Works by photographer and activist Nan Goldin will be displayed with Gagosian at Frieze New York later this month, marking her first showing with the gallery.
Goldin joined Gagosian in March after being represented by the Marian Goodman Gallery for five years, citing the desire to expand her profile and collector base as factors for the change.
Her first show with Marian Goodman also took place at Frieze, when the gallery exhibited a collection of her works from the 1970s to 2016 during the 2018 London edition of the art fair.
Her debut with Gagosian, which said Goldin was “among the most consequential artists of her generation,” when announcing her representation, will take place between May 18 and May 21 at The Shed, a cultural center in Manhattan’s Hudson Yards.
Frieze New York will display eight grid works made up of Goldin’s photographs, which the artist has assembled into groupings over the past fifteen years.
Why does Goldin use a grid format?
The photographer has worked with the grid format for more than twenty years and typically distinguishes each work by a particular theme.
“I never believed that one photograph encapsulates the whole of one person,” she said in a 2020 interview with Aperture. “Now I use grids when I show pieces on the wall, which I’ve wanted to do since the 80s, but I couldn’t afford it then. They are like storyboards.”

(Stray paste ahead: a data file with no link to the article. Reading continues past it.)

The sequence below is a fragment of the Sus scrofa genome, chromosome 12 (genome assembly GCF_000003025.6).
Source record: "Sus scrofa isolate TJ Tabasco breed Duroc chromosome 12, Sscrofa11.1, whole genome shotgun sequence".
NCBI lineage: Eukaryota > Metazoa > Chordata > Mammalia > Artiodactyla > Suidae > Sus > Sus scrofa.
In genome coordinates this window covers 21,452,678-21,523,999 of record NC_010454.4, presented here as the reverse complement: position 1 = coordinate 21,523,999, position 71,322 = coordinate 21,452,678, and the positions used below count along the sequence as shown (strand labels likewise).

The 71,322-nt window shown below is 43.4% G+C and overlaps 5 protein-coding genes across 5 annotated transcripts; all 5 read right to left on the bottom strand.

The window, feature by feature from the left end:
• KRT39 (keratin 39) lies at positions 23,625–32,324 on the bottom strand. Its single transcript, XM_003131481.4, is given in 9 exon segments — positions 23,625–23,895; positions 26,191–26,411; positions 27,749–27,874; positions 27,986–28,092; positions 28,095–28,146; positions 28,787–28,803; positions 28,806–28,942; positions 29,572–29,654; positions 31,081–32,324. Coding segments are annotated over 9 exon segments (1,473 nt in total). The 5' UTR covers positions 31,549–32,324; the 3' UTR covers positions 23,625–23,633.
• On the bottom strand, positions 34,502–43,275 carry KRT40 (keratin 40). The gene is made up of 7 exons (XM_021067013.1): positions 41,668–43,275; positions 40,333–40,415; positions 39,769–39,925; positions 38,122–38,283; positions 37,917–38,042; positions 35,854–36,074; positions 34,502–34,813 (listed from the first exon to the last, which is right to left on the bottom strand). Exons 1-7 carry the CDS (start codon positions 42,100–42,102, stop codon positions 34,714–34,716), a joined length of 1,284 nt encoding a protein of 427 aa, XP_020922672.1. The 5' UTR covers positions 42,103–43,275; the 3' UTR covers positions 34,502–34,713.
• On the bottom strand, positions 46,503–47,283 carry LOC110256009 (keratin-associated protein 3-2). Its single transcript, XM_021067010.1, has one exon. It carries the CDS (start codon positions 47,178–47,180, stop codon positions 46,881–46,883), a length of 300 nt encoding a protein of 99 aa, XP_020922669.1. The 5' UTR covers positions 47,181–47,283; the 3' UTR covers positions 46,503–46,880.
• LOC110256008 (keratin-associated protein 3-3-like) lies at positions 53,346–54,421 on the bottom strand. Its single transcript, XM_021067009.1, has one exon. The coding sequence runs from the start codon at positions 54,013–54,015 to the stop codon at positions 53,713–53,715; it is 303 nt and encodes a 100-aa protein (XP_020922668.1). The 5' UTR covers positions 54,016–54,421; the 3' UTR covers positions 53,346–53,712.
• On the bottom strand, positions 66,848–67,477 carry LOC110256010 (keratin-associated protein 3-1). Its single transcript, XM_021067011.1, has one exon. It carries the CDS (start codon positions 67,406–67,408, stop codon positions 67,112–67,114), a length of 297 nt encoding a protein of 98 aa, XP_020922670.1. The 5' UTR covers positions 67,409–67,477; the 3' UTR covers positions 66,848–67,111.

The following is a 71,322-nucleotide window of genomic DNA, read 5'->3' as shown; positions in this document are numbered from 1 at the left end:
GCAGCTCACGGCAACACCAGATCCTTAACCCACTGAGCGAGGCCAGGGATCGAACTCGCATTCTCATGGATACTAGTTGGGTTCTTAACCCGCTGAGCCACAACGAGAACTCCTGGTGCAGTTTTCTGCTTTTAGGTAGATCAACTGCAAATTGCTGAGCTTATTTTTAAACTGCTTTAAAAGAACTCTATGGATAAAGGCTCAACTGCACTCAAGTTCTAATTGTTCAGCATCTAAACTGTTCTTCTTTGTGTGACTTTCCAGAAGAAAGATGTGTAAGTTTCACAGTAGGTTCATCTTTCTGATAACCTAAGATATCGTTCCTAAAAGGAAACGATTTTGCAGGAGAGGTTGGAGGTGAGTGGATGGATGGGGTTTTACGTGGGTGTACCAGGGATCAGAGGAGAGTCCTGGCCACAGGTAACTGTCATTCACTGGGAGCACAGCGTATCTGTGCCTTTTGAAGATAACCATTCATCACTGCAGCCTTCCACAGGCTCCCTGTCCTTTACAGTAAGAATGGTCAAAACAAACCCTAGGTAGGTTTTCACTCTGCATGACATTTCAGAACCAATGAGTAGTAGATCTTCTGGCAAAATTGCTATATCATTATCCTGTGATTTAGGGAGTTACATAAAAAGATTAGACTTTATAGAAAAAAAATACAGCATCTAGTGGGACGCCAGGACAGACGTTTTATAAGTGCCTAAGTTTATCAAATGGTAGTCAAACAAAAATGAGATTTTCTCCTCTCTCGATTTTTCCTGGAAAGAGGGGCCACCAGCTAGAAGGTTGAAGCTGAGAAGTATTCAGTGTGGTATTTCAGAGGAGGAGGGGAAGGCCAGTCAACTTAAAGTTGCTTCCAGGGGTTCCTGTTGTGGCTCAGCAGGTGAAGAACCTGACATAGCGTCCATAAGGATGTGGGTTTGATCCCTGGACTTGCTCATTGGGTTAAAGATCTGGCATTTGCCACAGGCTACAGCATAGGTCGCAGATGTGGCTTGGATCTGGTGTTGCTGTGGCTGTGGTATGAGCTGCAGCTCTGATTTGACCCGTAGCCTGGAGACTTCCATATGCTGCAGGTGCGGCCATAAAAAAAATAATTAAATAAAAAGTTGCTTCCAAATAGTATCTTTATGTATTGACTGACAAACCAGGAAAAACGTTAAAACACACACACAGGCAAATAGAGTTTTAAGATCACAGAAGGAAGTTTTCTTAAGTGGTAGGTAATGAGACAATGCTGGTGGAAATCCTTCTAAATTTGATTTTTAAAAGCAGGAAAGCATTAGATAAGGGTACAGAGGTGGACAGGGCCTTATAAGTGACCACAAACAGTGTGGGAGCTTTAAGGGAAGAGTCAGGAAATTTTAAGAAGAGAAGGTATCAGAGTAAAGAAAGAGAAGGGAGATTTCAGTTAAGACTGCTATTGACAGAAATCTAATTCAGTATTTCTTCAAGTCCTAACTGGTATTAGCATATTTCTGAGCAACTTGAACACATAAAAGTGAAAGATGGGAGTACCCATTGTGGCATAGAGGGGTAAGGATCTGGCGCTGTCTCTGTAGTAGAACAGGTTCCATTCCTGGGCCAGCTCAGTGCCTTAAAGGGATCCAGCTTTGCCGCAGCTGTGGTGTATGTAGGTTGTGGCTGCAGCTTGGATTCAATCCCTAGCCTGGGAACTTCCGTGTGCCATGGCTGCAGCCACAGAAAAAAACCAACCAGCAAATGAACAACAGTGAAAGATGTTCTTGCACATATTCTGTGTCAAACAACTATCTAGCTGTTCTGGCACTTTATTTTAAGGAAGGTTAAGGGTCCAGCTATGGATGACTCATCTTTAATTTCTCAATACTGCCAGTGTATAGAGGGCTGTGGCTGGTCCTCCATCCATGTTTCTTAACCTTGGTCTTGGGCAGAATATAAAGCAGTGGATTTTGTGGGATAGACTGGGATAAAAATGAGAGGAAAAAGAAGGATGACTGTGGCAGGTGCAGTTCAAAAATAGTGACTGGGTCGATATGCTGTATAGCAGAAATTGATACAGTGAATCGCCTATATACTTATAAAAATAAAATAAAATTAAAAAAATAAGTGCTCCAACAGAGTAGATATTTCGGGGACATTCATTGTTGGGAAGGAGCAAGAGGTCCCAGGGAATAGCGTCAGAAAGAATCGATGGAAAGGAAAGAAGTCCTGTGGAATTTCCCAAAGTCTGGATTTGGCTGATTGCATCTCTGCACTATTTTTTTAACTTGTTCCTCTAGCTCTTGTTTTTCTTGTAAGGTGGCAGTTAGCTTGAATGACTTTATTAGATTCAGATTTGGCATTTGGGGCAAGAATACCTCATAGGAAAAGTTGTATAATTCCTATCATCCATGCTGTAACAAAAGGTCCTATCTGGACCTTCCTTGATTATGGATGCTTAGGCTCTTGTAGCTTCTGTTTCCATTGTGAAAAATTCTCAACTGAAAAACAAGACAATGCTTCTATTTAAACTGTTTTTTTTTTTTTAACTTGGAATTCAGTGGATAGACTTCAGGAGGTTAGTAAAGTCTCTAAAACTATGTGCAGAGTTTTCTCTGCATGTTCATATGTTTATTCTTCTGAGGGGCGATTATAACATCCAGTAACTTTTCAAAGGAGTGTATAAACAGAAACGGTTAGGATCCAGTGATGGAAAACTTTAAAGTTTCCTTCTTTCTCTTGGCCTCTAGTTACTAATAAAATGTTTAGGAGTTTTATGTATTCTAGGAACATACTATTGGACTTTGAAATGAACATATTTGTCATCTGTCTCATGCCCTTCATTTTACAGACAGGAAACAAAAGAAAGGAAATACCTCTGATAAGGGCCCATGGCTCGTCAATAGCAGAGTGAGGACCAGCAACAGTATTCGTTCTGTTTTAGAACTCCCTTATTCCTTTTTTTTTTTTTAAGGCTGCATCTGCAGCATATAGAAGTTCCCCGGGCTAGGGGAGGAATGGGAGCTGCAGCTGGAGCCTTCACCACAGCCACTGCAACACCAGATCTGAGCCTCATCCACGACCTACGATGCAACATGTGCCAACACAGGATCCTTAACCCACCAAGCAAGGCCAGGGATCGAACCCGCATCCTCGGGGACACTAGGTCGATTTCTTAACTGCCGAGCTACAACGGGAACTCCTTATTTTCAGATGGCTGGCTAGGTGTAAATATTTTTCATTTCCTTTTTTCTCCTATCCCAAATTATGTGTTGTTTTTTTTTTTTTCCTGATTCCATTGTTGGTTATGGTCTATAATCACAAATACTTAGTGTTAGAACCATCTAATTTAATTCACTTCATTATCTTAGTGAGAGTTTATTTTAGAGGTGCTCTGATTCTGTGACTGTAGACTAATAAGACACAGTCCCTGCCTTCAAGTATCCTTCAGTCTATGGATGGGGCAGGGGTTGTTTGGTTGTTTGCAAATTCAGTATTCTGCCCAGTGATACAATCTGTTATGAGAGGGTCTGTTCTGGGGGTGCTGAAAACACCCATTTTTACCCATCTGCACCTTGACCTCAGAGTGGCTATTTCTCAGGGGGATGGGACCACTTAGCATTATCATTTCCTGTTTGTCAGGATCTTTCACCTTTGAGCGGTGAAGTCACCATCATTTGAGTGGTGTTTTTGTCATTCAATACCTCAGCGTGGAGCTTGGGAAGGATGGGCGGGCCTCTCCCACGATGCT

Among the grids to be shown at Frieze New York, some, like Red, Gold and Black, are thematically linked by the dominant color of the photographs. Others are organized by themes like veils, backs or island oceans. An additional grid is built around images of trans performer Kim Harlow.
Goldin’s photographs, which typically capture her friends and close acquaintances in intimate moments, have often explored or highlighted LGBT subcultures. A prominent activist, she has long documented subjects suffering from AIDS and opioid addiction. In 2017, she formed Prescription Addiction Intervention Now (PAIN), a group that has protested at museums around the world to demand they remove the names of the Sackler family. The Sacklers, who have made numerous donations to art institutions, founded Purdue Pharma and have been largely blamed for helping fuel the opioid crisis.